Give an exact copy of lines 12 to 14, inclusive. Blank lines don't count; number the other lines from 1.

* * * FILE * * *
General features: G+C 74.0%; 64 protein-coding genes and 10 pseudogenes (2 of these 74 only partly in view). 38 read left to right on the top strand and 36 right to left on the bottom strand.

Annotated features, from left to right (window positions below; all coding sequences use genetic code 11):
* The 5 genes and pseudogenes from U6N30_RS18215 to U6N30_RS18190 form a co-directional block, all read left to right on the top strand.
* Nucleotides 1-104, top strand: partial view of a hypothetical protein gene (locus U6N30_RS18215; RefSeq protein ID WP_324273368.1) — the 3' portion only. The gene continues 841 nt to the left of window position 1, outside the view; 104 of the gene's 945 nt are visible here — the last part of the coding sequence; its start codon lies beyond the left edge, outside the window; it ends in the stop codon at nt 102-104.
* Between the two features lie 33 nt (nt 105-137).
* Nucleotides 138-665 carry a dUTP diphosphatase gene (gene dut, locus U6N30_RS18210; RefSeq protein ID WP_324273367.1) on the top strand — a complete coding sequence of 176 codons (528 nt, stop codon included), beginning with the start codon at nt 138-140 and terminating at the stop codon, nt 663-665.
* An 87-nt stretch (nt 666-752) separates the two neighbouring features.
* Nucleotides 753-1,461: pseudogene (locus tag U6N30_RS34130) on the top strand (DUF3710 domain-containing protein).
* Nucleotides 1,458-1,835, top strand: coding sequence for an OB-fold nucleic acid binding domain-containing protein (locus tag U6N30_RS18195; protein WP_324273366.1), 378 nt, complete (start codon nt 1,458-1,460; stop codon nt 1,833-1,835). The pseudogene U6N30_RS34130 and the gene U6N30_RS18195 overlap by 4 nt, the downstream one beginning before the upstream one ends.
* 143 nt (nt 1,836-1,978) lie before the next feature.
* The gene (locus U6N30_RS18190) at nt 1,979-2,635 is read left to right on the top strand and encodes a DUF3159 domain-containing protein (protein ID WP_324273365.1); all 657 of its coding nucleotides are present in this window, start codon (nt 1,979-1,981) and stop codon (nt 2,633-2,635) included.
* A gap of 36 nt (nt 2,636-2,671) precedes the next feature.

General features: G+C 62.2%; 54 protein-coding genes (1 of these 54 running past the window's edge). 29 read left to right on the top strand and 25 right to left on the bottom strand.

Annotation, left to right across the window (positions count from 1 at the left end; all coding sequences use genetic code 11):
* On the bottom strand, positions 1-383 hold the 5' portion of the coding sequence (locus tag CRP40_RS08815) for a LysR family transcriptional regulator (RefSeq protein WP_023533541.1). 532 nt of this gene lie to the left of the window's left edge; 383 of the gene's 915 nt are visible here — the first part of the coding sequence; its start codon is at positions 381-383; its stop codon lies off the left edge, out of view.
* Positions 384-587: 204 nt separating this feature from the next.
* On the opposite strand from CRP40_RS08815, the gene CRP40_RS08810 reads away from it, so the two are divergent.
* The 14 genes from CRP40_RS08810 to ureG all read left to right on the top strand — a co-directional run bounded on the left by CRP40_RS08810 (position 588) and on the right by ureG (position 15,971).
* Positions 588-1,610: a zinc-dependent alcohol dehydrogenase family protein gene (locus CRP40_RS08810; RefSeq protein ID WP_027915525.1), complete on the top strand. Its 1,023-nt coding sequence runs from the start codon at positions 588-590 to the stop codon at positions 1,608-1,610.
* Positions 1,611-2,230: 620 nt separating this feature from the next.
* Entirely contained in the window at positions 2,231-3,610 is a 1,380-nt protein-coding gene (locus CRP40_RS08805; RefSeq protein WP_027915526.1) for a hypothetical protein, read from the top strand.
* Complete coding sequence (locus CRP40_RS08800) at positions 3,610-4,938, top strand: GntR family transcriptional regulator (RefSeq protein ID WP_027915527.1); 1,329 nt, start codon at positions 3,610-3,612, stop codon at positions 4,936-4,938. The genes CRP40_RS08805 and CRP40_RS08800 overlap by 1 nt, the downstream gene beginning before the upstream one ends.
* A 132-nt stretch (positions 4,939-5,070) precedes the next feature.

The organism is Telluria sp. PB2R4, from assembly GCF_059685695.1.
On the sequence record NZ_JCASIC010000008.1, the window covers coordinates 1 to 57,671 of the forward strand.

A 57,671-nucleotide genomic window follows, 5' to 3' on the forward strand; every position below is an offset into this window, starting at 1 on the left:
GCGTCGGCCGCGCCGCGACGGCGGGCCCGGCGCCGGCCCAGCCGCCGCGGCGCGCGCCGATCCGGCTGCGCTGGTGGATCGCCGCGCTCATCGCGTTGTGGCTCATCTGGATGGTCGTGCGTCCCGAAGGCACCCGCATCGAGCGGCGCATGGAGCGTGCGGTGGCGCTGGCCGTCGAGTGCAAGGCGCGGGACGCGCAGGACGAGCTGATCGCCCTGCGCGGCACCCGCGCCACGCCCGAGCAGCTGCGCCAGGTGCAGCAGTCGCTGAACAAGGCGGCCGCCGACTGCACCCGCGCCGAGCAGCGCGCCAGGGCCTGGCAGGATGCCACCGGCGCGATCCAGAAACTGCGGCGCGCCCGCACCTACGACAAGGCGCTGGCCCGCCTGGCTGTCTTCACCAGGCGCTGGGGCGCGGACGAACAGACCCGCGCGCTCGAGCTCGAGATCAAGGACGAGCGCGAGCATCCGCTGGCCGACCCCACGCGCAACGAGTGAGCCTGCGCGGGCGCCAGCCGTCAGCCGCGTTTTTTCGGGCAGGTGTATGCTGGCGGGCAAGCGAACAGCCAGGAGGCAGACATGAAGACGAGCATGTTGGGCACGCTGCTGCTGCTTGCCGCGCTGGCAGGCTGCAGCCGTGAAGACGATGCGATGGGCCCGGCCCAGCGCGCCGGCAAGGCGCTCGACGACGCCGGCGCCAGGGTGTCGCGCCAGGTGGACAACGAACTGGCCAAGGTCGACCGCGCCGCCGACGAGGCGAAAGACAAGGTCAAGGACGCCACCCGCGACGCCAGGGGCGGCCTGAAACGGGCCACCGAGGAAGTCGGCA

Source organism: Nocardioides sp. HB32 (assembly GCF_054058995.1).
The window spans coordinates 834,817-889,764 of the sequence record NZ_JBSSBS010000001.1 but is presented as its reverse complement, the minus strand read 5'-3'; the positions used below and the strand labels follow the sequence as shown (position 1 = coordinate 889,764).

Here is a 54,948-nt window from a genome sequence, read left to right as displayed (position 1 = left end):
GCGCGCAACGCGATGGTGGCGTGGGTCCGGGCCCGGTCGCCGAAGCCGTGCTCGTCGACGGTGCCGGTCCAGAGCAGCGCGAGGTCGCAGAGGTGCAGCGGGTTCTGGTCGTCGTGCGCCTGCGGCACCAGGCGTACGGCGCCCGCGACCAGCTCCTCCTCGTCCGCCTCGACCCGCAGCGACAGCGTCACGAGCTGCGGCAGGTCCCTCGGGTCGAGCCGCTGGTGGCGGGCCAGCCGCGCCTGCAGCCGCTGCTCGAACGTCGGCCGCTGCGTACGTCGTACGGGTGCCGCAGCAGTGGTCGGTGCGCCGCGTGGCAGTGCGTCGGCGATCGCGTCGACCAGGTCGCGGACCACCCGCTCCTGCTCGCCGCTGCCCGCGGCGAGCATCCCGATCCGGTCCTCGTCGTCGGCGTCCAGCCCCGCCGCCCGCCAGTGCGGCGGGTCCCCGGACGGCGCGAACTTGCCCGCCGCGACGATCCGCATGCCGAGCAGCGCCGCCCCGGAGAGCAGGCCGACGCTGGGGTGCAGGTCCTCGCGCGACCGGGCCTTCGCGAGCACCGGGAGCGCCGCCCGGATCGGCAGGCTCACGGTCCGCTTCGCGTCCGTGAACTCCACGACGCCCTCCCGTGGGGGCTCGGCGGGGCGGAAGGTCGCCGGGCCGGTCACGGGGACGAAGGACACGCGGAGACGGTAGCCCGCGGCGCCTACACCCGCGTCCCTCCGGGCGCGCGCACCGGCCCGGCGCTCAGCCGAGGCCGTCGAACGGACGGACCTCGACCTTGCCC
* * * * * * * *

* A gap of 36 nt (nt 2,636-2,671) precedes the next feature.

General features: G+C 62.2%; 54 protein-coding genes (1 of these 54 running past the window's edge). 29 read left to right on the top strand and 25 right to left on the bottom strand.

Annotation, left to right across the window (positions count from 1 at the left end; all coding sequences use genetic code 11):